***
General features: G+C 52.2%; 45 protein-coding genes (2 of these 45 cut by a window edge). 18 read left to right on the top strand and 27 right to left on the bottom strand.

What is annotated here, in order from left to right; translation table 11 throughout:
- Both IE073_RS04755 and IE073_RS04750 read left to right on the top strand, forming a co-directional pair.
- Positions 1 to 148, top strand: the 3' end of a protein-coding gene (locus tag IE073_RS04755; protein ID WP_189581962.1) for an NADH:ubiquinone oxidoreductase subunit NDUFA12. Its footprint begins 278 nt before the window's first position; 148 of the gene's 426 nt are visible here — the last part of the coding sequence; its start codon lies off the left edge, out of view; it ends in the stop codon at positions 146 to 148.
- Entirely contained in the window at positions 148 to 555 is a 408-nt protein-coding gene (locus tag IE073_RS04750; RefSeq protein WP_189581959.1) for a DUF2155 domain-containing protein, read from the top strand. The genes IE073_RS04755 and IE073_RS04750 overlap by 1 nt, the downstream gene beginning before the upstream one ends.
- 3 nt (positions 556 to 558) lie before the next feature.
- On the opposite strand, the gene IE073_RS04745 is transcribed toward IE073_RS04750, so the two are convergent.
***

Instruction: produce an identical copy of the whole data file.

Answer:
General features: G+C 52.2%; 45 protein-coding genes (2 of these 45 cut by a window edge). 18 read left to right on the top strand and 27 right to left on the bottom strand.

What is annotated here, in order from left to right; translation table 11 throughout:
- Both IE073_RS04755 and IE073_RS04750 read left to right on the top strand, forming a co-directional pair.
- Positions 1 to 148, top strand: the 3' end of a protein-coding gene (locus tag IE073_RS04755; protein ID WP_189581962.1) for an NADH:ubiquinone oxidoreductase subunit NDUFA12. Its footprint begins 278 nt before the window's first position; 148 of the gene's 426 nt are visible here — the last part of the coding sequence; its start codon lies off the left edge, out of view; it ends in the stop codon at positions 146 to 148.
- Entirely contained in the window at positions 148 to 555 is a 408-nt protein-coding gene (locus tag IE073_RS04750; RefSeq protein WP_189581959.1) for a DUF2155 domain-containing protein, read from the top strand. The genes IE073_RS04755 and IE073_RS04750 overlap by 1 nt, the downstream gene beginning before the upstream one ends.
- 3 nt (positions 556 to 558) lie before the next feature.
- On the opposite strand, the gene IE073_RS04745 is transcribed toward IE073_RS04750, so the two are convergent.